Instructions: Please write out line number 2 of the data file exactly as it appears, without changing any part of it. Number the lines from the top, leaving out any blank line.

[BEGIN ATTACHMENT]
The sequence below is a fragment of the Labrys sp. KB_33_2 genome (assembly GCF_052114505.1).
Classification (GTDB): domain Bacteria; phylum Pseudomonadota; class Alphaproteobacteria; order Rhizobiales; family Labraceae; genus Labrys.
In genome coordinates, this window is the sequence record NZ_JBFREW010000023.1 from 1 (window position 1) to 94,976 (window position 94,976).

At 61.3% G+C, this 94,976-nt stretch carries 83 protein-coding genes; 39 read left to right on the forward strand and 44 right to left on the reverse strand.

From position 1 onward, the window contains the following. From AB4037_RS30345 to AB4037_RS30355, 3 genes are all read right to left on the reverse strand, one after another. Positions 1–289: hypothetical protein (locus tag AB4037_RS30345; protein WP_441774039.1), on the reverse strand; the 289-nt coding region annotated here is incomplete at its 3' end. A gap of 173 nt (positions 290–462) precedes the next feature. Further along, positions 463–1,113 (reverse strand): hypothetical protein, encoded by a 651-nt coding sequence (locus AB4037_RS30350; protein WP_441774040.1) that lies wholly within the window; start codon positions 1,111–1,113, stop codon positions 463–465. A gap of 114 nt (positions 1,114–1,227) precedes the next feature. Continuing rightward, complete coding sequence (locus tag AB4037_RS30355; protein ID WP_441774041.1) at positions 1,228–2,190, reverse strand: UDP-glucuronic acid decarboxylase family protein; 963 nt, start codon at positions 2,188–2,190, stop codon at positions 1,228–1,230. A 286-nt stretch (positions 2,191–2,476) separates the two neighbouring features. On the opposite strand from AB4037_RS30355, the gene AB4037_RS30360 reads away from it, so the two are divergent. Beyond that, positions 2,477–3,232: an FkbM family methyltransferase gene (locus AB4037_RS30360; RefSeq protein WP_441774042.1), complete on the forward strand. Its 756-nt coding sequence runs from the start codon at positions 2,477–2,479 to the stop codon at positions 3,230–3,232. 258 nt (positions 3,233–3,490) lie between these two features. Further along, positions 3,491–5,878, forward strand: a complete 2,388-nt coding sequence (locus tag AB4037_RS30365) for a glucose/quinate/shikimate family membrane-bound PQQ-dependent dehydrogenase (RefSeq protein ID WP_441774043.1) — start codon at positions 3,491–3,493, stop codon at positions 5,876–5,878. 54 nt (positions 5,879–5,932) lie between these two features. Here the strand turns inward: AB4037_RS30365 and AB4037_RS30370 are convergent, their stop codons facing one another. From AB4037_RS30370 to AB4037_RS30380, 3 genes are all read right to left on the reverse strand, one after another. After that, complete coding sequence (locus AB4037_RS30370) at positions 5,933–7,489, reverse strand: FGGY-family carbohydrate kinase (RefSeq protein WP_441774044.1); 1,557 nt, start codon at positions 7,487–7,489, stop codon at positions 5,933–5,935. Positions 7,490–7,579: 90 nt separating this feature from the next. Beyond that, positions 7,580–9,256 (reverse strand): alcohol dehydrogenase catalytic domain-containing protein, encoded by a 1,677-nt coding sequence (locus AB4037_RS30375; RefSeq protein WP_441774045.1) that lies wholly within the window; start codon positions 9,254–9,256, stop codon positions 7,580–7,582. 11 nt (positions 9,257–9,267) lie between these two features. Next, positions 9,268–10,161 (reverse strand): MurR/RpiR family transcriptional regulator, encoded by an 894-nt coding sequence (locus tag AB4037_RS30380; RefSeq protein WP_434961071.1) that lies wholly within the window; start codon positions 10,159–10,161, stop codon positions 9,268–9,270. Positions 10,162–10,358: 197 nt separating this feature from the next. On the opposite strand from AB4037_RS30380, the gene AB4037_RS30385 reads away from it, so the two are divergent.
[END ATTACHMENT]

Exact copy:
Classification (GTDB): domain Bacteria; phylum Pseudomonadota; class Alphaproteobacteria; order Rhizobiales; family Labraceae; genus Labrys.